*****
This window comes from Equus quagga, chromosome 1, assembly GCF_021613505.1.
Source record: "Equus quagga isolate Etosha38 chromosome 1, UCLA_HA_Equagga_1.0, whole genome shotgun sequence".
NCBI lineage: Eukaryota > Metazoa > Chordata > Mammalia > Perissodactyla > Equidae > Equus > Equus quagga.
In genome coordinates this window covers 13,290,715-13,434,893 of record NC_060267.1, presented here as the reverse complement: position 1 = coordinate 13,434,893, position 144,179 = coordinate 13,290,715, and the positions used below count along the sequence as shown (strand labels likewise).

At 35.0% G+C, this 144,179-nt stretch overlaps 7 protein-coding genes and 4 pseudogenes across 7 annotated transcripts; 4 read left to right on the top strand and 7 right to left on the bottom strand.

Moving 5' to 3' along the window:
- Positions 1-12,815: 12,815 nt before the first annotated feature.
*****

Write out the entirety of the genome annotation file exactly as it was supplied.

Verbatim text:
This window comes from Equus quagga, chromosome 1, assembly GCF_021613505.1.
Source record: "Equus quagga isolate Etosha38 chromosome 1, UCLA_HA_Equagga_1.0, whole genome shotgun sequence".
NCBI lineage: Eukaryota > Metazoa > Chordata > Mammalia > Perissodactyla > Equidae > Equus > Equus quagga.
In genome coordinates this window covers 13,290,715-13,434,893 of record NC_060267.1, presented here as the reverse complement: position 1 = coordinate 13,434,893, position 144,179 = coordinate 13,290,715, and the positions used below count along the sequence as shown (strand labels likewise).

At 35.0% G+C, this 144,179-nt stretch overlaps 7 protein-coding genes and 4 pseudogenes across 7 annotated transcripts; 4 read left to right on the top strand and 7 right to left on the bottom strand.

Moving 5' to 3' along the window:
- Positions 1-12,815: 12,815 nt before the first annotated feature.